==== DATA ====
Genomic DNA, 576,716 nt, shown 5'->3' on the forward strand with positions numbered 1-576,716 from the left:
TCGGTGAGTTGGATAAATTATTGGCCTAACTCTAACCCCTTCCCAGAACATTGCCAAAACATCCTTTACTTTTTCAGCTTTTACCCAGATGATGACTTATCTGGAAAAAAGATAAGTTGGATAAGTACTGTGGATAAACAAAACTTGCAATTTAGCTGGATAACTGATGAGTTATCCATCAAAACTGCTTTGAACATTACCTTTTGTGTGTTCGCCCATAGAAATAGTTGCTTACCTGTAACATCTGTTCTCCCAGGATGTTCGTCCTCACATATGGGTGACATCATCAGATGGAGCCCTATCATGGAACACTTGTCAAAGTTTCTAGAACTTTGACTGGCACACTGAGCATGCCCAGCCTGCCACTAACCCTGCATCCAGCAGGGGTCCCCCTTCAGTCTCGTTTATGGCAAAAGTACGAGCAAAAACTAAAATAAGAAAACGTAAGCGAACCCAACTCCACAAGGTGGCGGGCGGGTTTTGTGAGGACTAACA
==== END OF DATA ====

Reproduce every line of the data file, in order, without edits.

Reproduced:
Genomic DNA, 576,716 nt, shown 5'->3' on the forward strand with positions numbered 1-576,716 from the left:
TCGGTGAGTTGGATAAATTATTGGCCTAACTCTAACCCCTTCCCAGAACATTGCCAAAACATCCTTTACTTTTTCAGCTTTTACCCAGATGATGACTTATCTGGAAAAAAGATAAGTTGGATAAGTACTGTGGATAAACAAAACTTGCAATTTAGCTGGATAACTGATGAGTTATCCATCAAAACTGCTTTGAACATTACCTTTTGTGTGTTCGCCCATAGAAATAGTTGCTTACCTGTAACATCTGTTCTCCCAGGATGTTCGTCCTCACATATGGGTGACATCATCAGATGGAGCCCTATCATGGAACACTTGTCAAAGTTTCTAGAACTTTGACTGGCACACTGAGCATGCCCAGCCTGCCACTAACCCTGCATCCAGCAGGGGTCCCCCTTCAGTCTCGTTTATGGCAAAAGTACGAGCAAAAACTAAAATAAGAAAACGTAAGCGAACCCAACTCCACAAGGTGGCGGGCGGGTTTTGTGAGGACTAACA